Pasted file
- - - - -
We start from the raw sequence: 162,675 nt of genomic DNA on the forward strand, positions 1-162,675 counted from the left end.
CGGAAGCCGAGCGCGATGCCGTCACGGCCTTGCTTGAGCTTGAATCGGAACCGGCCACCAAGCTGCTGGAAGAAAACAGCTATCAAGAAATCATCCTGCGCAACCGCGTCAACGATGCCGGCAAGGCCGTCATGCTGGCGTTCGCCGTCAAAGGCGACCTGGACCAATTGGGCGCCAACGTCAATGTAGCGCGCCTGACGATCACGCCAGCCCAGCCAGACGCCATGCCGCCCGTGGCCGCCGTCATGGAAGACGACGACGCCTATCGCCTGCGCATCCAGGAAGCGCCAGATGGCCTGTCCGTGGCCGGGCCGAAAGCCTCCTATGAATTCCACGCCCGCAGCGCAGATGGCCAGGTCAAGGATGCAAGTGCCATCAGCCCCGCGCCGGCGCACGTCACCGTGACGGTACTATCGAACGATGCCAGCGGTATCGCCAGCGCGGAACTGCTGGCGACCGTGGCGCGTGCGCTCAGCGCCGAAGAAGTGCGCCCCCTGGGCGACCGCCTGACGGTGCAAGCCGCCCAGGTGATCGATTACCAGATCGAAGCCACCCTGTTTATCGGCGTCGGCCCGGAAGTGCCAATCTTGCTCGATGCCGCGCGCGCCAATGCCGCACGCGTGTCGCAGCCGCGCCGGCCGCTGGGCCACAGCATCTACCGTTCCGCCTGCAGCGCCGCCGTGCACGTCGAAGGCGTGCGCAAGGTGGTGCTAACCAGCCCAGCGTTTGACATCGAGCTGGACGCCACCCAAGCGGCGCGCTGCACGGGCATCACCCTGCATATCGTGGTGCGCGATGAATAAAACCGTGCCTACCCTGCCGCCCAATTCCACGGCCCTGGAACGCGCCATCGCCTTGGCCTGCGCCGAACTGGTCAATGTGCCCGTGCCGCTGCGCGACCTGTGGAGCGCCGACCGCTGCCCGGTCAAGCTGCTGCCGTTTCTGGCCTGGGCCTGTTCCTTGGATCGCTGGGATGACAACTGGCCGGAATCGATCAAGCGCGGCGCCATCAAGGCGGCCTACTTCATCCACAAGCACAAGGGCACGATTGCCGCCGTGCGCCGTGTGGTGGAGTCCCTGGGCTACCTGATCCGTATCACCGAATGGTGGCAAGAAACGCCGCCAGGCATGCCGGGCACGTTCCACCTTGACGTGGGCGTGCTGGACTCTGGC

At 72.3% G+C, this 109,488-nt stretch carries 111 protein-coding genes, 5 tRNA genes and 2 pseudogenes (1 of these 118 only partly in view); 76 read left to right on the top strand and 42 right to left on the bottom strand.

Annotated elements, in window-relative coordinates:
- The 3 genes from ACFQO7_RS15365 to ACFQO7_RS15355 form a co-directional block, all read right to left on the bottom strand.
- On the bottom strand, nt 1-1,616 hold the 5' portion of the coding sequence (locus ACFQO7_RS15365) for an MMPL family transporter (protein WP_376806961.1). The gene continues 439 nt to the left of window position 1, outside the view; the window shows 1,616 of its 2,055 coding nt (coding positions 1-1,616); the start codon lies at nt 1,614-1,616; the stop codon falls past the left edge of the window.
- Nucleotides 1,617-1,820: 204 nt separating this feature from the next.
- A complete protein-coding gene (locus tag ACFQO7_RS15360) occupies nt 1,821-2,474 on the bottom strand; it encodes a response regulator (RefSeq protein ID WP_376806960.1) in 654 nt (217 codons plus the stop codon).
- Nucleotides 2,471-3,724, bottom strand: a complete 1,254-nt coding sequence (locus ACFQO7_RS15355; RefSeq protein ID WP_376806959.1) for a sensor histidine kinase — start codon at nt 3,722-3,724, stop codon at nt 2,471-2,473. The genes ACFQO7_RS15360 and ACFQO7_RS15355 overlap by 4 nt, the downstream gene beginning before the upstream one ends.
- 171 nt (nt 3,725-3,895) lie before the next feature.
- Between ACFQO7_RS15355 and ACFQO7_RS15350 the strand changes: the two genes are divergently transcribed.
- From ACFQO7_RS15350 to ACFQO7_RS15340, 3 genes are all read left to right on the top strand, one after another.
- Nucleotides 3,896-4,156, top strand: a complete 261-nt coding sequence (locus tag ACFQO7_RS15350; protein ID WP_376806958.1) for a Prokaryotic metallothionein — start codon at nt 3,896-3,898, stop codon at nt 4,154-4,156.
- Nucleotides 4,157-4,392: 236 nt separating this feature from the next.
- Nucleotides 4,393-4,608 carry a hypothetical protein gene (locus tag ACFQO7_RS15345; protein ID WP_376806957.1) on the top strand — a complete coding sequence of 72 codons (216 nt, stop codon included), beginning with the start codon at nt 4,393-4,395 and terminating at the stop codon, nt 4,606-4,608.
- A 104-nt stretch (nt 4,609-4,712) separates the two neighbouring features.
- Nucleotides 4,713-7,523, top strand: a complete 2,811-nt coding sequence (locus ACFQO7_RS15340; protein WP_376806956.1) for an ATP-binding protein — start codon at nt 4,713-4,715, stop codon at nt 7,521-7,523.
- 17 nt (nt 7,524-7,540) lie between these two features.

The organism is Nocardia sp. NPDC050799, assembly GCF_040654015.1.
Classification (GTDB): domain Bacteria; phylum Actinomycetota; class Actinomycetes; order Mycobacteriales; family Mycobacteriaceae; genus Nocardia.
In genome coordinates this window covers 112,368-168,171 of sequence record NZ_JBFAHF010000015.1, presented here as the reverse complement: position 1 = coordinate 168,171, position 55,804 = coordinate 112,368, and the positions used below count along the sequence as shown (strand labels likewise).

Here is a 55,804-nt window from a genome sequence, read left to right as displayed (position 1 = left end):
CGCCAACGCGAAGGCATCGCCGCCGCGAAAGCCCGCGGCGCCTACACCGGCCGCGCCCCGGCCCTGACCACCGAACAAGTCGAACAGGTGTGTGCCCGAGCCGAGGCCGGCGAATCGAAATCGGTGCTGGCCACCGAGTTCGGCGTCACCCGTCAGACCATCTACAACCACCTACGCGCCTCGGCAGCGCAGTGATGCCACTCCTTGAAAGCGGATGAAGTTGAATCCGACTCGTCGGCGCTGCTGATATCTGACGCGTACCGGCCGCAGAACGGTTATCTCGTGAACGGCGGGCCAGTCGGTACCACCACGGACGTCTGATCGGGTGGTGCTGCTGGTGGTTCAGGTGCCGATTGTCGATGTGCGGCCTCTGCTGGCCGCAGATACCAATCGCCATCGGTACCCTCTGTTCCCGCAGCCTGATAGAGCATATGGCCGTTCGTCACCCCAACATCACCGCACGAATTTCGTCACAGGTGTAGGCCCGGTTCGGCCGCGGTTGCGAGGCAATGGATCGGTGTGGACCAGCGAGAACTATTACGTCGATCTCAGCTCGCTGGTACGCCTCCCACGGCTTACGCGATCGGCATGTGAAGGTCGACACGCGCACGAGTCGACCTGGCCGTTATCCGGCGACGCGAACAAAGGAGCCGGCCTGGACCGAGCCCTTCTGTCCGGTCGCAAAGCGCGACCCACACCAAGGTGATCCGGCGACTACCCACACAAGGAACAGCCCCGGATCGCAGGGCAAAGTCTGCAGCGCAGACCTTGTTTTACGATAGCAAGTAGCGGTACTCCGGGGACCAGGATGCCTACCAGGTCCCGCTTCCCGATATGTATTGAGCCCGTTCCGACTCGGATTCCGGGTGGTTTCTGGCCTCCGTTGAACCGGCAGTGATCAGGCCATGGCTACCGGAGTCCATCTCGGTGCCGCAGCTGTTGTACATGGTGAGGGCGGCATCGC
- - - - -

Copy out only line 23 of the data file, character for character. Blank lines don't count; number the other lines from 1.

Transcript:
CGCCAACGCGAAGGCATCGCCGCCGCGAAAGCCCGCGGCGCCTACACCGGCCGCGCCCCGGCCCTGACCACCGAACAAGTCGAACAGGTGTGTGCCCGAGCCGAGGCCGGCGAATCGAAATCGGTGCTGGCCACCGAGTTCGGCGTCACCCGTCAGACCATCTACAACCACCTACGCGCCTCGGCAGCGCAGTGATGCCACTCCTTGAAAGCGGATGAAGTTGAATCCGACTCGTCGGCGCTGCTGATATCTGACGCGTACCGGCCGCAGAACGGTTATCTCGTGAACGGCGGGCCAGTCGGTACCACCACGGACGTCTGATCGGGTGGTGCTGCTGGTGGTTCAGGTGCCGATTGTCGATGTGCGGCCTCTGCTGGCCGCAGATACCAATCGCCATCGGTACCCTCTGTTCCCGCAGCCTGATAGAGCATATGGCCGTTCGTCACCCCAACATCACCGCACGAATTTCGTCACAGGTGTAGGCCCGGTTCGGCCGCGGTTGCGAGGCAATGGATCGGTGTGGACCAGCGAGAACTATTACGTCGATCTCAGCTCGCTGGTACGCCTCCCACGGCTTACGCGATCGGCATGTGAAGGTCGACACGCGCACGAGTCGACCTGGCCGTTATCCGGCGACGCGAACAAAGGAGCCGGCCTGGACCGAGCCCTTCTGTCCGGTCGCAAAGCGCGACCCACACCAAGGTGATCCGGCGACTACCCACACAAGGAACAGCCCCGGATCGCAGGGCAAAGTCTGCAGCGCAGACCTTGTTTTACGATAGCAAGTAGCGGTACTCCGGGGACCAGGATGCCTACCAGGTCCCGCTTCCCGATATGTATTGAGCCCGTTCCGACTCGGATTCCGGGTGGTTTCTGGCCTCCGTTGAACCGGCAGTGATCAGGCCATGGCTACCGGAGTCCATCTCGGTGCCGCAGCTGTTGTACATGGTGAGGGCGGCATCGC